Poland Tries to Lure Private Equity
The Polish government is trying to stimulate private investment in the countries small to medium companies (SME’s) by putting up 2.8 billion złoty (approx. $737 million) of public money.
The Polish Development Fund along with private-equity and venture-capital firms plans to invest 2.2 billion złoty according to Annemarie Dalka, Head of Private-Equity Investments at the fund, recently said in an interview in Warsaw. The additional 600 million złoty will go into a so-called fund of funds intended to kickstart investment in medium sized companies.
Dalka said, “We are seeing firms grow bigger and their partners chase larger targets, so we want to stimulate the mid-cap segment that’s best-suited to Poland’s needs”.
CVC Capital Partners Europe Limited and Permira Holdings LLP major private-equity firms have made multi-billion dollar deals in Poland in recent years, but SME’s have found it very difficult to find investors. This sector of the market will now be targeted by this development fund, while pursuing private-equity firms that will invest at least 50% of their money in Poland.
This drive to entice private-equity investment corresponds with a new pension program that could provide as much as $2 billion in funding for companies and to give a boost to the equity and debt markets. Pension funds will be permitted to invest as much as 10% of their assets in private-equity funds under this program.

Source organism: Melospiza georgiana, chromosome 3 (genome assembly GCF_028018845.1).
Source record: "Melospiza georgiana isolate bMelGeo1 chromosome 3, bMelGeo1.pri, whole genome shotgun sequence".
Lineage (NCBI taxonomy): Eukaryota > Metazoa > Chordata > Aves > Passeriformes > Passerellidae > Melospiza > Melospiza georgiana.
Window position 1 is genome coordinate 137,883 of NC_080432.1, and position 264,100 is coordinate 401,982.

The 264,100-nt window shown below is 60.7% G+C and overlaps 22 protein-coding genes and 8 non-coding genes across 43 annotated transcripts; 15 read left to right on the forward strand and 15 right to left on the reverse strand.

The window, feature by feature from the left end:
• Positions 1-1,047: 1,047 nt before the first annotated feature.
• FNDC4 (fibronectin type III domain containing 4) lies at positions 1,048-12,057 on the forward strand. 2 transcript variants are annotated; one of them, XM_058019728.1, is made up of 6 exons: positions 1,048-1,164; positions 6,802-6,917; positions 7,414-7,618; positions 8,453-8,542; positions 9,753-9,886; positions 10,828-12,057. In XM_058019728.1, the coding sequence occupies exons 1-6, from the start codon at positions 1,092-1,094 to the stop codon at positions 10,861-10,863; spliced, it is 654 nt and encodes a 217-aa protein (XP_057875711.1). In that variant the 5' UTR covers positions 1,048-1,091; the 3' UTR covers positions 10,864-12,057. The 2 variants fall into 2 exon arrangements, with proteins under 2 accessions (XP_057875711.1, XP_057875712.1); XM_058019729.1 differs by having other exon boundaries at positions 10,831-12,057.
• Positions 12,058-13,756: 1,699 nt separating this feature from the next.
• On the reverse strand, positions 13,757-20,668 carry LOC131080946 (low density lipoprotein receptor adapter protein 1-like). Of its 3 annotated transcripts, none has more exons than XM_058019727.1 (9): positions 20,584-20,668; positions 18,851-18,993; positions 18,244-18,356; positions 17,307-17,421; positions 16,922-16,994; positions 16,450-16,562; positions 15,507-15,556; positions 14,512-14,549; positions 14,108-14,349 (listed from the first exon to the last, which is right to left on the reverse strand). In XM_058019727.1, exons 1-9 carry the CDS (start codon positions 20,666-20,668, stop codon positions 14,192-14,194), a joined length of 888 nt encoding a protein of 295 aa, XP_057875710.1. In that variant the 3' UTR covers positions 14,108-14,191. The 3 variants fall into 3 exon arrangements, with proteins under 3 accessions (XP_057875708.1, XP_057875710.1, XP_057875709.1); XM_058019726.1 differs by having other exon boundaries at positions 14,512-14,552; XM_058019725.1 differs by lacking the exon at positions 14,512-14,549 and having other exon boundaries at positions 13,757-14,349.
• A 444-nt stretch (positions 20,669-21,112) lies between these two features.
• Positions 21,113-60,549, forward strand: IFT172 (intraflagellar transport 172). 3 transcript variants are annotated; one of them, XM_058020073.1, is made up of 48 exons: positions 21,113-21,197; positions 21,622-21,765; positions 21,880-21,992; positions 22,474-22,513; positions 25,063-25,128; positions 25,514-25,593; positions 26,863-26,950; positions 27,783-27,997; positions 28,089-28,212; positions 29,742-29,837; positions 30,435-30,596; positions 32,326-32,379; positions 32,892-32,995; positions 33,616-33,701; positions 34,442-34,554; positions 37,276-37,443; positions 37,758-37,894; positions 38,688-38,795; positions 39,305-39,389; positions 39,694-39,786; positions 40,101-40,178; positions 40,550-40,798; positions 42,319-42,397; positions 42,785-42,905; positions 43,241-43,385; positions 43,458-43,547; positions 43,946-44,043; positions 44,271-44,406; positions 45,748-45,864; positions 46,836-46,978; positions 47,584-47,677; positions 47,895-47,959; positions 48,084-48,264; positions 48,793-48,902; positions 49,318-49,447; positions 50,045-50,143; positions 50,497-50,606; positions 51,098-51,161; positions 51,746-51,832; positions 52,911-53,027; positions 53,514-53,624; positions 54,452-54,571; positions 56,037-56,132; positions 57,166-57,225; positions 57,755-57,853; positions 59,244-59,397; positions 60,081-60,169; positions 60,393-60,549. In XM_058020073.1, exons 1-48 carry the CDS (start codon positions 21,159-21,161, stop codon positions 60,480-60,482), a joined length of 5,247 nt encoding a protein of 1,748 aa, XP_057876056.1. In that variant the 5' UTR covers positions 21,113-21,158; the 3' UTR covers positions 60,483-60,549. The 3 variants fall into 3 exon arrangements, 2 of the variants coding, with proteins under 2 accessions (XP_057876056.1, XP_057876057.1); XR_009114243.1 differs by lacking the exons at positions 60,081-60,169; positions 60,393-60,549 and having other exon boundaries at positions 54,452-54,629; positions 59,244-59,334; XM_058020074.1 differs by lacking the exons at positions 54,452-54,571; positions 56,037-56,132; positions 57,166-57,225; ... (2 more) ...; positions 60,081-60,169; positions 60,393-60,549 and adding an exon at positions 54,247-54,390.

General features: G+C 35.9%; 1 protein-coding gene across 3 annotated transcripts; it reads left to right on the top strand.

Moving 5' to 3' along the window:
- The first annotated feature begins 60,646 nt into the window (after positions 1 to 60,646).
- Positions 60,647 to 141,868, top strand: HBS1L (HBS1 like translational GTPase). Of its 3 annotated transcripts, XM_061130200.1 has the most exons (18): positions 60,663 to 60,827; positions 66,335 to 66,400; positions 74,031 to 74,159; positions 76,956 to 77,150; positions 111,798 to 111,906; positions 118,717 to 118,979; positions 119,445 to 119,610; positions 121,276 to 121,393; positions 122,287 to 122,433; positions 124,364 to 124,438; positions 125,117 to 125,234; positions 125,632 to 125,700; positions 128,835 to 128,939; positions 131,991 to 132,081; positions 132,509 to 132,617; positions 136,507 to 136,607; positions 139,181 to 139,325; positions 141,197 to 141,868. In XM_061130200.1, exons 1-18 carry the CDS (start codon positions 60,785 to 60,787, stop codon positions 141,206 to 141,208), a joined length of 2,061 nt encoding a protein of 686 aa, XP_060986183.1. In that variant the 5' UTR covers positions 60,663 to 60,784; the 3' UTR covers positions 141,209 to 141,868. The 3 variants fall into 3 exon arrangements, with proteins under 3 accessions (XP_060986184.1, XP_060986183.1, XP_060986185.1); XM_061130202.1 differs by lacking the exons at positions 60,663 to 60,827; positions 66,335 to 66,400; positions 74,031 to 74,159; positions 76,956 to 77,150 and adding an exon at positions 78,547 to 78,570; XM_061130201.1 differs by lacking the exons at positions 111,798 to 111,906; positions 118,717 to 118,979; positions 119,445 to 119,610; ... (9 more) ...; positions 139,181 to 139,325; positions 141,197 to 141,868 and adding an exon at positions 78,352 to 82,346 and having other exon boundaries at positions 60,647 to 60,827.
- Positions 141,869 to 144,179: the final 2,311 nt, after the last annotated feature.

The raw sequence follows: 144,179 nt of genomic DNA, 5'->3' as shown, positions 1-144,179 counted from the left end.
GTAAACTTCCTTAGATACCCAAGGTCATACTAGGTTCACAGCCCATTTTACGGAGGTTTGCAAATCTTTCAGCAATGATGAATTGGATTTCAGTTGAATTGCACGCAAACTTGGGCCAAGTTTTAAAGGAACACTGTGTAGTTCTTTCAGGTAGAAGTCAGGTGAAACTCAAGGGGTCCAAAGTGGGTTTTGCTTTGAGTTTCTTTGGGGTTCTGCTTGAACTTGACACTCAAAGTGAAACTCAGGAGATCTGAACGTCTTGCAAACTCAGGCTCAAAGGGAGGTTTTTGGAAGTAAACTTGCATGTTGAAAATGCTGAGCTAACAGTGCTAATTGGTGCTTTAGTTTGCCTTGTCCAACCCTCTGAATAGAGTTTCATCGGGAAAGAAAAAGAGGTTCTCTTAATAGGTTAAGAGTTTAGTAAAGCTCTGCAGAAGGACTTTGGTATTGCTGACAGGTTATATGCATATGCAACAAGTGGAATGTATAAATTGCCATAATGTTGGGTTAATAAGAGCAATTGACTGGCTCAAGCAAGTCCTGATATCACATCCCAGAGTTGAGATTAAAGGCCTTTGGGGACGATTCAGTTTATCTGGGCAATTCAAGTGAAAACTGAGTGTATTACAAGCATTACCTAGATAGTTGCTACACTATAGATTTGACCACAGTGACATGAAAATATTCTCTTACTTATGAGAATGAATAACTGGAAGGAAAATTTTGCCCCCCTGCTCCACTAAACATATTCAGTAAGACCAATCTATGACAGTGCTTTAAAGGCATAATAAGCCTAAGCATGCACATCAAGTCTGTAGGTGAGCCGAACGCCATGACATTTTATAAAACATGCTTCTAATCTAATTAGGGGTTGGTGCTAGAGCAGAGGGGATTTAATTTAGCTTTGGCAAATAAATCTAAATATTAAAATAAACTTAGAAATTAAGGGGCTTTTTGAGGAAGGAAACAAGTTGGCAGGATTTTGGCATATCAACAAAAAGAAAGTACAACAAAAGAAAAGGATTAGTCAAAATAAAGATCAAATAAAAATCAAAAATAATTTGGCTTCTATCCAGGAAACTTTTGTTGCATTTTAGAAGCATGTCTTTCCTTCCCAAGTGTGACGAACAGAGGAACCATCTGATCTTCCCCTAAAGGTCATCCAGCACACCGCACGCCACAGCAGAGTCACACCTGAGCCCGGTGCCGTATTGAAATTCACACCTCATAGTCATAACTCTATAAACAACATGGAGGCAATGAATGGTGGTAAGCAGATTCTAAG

“Willing to Take a Risk and Build Future Unicorns”
This development fund, which is known by its Polish initials ‘PFR’, has presently contributed into the Accession Mezzanine Capital IV Fund (AMC IV) run by Mezzanine Management. AMC IV who invest in mid-market companies in Central Europe, closed in November 2018 with capital commitments of €264 million ($295 million).
Additionally, PFR has set a side an undisclosed amount to a €91 million fund run by lower-mid market buyout manager Value4Capital. Dalka said, that the state authority is also in talks on potential investments with other firms.
PFR money helped to attract Finch Capital to look at Polish Tech companies, on the venture capital side. The firm sees Poland as an up-and-coming European hub for fintech and deeptech companies after Poland welcomed IT centres run by multi-national companies, said Aman Ghei, a principal at Finch Capital via email.
Ghei said, “The talent available in this market is what is exciting to us as we meet bolder and more ambitious entrepreneurs willing to take risk and build future unicorns”, also saying “PFR provides a fantastic gateway for us to be even more closely involved in the ecosystem”.
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